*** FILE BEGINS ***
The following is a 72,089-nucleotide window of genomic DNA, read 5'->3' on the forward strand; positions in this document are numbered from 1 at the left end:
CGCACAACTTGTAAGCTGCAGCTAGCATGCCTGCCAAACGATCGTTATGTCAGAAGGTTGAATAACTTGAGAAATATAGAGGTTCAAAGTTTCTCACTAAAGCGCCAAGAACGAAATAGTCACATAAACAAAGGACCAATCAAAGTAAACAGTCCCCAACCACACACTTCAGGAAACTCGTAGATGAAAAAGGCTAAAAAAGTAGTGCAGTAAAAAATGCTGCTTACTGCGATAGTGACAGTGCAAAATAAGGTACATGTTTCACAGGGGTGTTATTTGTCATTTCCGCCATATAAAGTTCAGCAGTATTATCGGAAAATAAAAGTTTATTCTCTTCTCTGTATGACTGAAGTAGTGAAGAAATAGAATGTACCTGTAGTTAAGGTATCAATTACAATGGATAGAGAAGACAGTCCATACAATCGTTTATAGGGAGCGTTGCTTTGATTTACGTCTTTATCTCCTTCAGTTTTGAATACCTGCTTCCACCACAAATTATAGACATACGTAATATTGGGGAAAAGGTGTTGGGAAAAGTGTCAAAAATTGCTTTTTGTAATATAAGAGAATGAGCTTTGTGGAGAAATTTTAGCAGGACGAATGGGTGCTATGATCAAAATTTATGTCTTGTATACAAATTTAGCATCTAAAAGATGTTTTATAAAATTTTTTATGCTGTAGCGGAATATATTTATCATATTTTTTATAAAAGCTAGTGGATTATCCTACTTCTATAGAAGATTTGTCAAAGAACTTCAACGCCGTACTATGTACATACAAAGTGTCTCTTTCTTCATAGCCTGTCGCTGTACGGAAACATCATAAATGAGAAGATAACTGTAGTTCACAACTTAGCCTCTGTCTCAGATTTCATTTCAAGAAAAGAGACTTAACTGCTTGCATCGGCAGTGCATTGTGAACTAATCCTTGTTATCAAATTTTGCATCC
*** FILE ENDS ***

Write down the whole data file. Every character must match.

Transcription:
The following is a 72,089-nucleotide window of genomic DNA, read 5'->3' on the forward strand; positions in this document are numbered from 1 at the left end:
CGCACAACTTGTAAGCTGCAGCTAGCATGCCTGCCAAACGATCGTTATGTCAGAAGGTTGAATAACTTGAGAAATATAGAGGTTCAAAGTTTCTCACTAAAGCGCCAAGAACGAAATAGTCACATAAACAAAGGACCAATCAAAGTAAACAGTCCCCAACCACACACTTCAGGAAACTCGTAGATGAAAAAGGCTAAAAAAGTAGTGCAGTAAAAAATGCTGCTTACTGCGATAGTGACAGTGCAAAATAAGGTACATGTTTCACAGGGGTGTTATTTGTCATTTCCGCCATATAAAGTTCAGCAGTATTATCGGAAAATAAAAGTTTATTCTCTTCTCTGTATGACTGAAGTAGTGAAGAAATAGAATGTACCTGTAGTTAAGGTATCAATTACAATGGATAGAGAAGACAGTCCATACAATCGTTTATAGGGAGCGTTGCTTTGATTTACGTCTTTATCTCCTTCAGTTTTGAATACCTGCTTCCACCACAAATTATAGACATACGTAATATTGGGGAAAAGGTGTTGGGAAAAGTGTCAAAAATTGCTTTTTGTAATATAAGAGAATGAGCTTTGTGGAGAAATTTTAGCAGGACGAATGGGTGCTATGATCAAAATTTATGTCTTGTATACAAATTTAGCATCTAAAAGATGTTTTATAAAATTTTTTATGCTGTAGCGGAATATATTTATCATATTTTTTATAAAAGCTAGTGGATTATCCTACTTCTATAGAAGATTTGTCAAAGAACTTCAACGCCGTACTATGTACATACAAAGTGTCTCTTTCTTCATAGCCTGTCGCTGTACGGAAACATCATAAATGAGAAGATAACTGTAGTTCACAACTTAGCCTCTGTCTCAGATTTCATTTCAAGAAAAGAGACTTAACTGCTTGCATCGGCAGTGCATTGTGAACTAATCCTTGTTATCAAATTTTGCATCC